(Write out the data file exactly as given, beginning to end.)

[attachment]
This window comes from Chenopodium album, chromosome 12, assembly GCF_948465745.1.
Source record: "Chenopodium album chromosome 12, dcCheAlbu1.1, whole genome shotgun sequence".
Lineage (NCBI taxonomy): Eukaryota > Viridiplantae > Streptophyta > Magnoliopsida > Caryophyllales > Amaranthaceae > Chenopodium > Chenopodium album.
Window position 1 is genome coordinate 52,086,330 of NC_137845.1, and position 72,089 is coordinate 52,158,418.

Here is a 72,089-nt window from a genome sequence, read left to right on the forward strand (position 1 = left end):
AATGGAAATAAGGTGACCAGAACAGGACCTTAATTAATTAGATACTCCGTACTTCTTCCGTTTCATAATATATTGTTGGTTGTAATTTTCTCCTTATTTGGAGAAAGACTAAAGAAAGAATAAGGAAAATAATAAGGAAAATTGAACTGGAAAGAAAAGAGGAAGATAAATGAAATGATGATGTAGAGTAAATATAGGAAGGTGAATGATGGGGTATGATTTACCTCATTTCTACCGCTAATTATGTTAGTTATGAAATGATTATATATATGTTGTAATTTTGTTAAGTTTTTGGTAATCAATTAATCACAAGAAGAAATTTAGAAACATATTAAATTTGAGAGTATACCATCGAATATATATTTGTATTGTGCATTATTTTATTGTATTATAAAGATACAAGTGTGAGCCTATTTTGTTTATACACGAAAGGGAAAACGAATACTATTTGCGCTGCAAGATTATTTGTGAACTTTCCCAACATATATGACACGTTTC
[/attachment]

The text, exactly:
This window comes from Chenopodium album, chromosome 12, assembly GCF_948465745.1.
Source record: "Chenopodium album chromosome 12, dcCheAlbu1.1, whole genome shotgun sequence".
Lineage (NCBI taxonomy): Eukaryota > Viridiplantae > Streptophyta > Magnoliopsida > Caryophyllales > Amaranthaceae > Chenopodium > Chenopodium album.
Window position 1 is genome coordinate 52,086,330 of NC_137845.1, and position 72,089 is coordinate 52,158,418.

Here is a 72,089-nt window from a genome sequence, read left to right on the forward strand (position 1 = left end):
AATGGAAATAAGGTGACCAGAACAGGACCTTAATTAATTAGATACTCCGTACTTCTTCCGTTTCATAATATATTGTTGGTTGTAATTTTCTCCTTATTTGGAGAAAGACTAAAGAAAGAATAAGGAAAATAATAAGGAAAATTGAACTGGAAAGAAAAGAGGAAGATAAATGAAATGATGATGTAGAGTAAATATAGGAAGGTGAATGATGGGGTATGATTTACCTCATTTCTACCGCTAATTATGTTAGTTATGAAATGATTATATATATGTTGTAATTTTGTTAAGTTTTTGGTAATCAATTAATCACAAGAAGAAATTTAGAAACATATTAAATTTGAGAGTATACCATCGAATATATATTTGTATTGTGCATTATTTTATTGTATTATAAAGATACAAGTGTGAGCCTATTTTGTTTATACACGAAAGGGAAAACGAATACTATTTGCGCTGCAAGATTATTTGTGAACTTTCCCAACATATATGACACGTTTC